The White House has responded to petitions complaining about SOPA and Protect IP, a response that could lead to their demise.
The U.S. online piracy bill causing waves across the Internet may either receive a complete rewrite, or be tossed in the trash thanks to a White House response to several petitions over the weekend.
Just last week the legislation, known as the Stop Online Piracy Act (SOPA) in the House of Representatives and the Protect IP Act (PIPA) in the Senate, saw proposed revisions by Senator Patrick Leahy and Representative Lamar Smith that would see the Domain Name System (DNS) blocking provision removed from the impending bill. But now there are talks that the revisions will need to go much deeper than previously realized (aka replacement language) if Congressional staffers don't want to receive a veto by the White House. There's a possibility that they may even need to create an entirely new bill instead.
"While we believe that online piracy by foreign websites is a serious problem that requires a serious legislative response, we will not support legislation that reduces freedom of expression, increases cybersecurity risk, or undermines the dynamic, innovative global Internet," the Obama Administration said in a public statement.
The White House stated that the proposed laws must not tamper with the technical architecture of the Internet through manipulation of the Domain Name System (DNS). Before the proposed revisions on Friday, there were fears that users would seek out foreign DNS servers to access blacklisted sites -- a splintering of the internet's architecture, so to speak. Even the White House saw a problem, stating that "analysis of the DNS filtering provisions in some proposed legislation suggests that they pose a real risk to cybersecurity and yet leave contraband goods and services accessible online."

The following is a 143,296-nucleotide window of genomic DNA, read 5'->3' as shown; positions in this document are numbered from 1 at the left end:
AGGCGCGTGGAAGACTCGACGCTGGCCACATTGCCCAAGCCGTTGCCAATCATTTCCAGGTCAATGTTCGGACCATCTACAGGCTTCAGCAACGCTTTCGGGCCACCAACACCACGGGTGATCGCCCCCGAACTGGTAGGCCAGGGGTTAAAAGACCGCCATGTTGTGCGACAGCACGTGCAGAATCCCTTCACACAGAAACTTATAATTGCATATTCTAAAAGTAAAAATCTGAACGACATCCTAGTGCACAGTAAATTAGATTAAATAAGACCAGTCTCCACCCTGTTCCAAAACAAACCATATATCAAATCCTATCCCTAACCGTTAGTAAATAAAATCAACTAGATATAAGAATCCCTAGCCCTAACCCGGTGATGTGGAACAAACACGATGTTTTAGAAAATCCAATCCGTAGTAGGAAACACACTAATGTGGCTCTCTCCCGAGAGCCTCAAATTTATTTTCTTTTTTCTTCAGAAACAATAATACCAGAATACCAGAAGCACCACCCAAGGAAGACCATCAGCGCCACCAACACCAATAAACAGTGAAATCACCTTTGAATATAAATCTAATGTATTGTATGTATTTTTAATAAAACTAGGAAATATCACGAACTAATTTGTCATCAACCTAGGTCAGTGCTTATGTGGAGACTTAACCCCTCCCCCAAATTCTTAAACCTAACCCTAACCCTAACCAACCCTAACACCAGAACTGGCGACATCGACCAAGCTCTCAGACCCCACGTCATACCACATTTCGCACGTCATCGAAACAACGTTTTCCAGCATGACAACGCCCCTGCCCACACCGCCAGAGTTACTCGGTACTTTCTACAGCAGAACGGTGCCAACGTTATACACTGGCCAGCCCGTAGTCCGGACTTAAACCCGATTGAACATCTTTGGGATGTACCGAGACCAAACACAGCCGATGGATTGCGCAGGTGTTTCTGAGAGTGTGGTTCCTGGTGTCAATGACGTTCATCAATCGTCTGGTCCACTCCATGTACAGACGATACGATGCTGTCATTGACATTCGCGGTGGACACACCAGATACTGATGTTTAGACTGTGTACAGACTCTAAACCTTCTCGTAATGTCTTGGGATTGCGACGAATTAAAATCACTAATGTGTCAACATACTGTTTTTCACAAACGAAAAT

"New legislation must be narrowly targeted only at sites beyond the reach of current U.S. law, cover activity clearly prohibited under existing U.S. laws, and be effectively tailored, with strong due process and focused on criminal activity," the White House stated. "Any provision covering Internet intermediaries such as online advertising networks, payment processors, or search engines must be transparent and designed to prevent overly broad private rights of action that could encourage unjustified litigation that could discourage startup businesses and innovative firms from growing."
News Corp. chief Rupert Murdoch didn't appear happy about the White House response on Monday, saying that "Obama has thrown in his lot with Silicon Valley paymasters who threaten all software creators with piracy, plain thievery." He also seemingly blames Google for piracy, claiming the search engine giant "streams movies free, sells advts around them. No wonder [we're] pouring millions into lobbying."
The debate over the proposed bill is expected to intensify over the next few weeks. The White House said the organizer behind the We The People petition and a random sample of the signers will be invited to a conference call to discuss the issue further with Administration officials. After that, the White House will host an online event to get more input and answer questions about the bill.
Saturday's White House response was written by Victoria Espinel, Intellectual Property Enforcement Coordinator at Office of Management and Budget, Aneesh Chopra, U.S. Chief Technology Officer, and Howard Schmidt, Special Assistant to the President and Cybersecurity Coordinator for National Security Staff. The full response can be read here.
UPDATE: SOPA has been shelved for now.
UPDATE 2: Ok, maybe not. "House Judiciary CommitteeChairman Lamar Smith (R-Texas) today said that he expects the Committee to continue its markup of the Stop Online Piracy Act in February," reports the House of Representatives.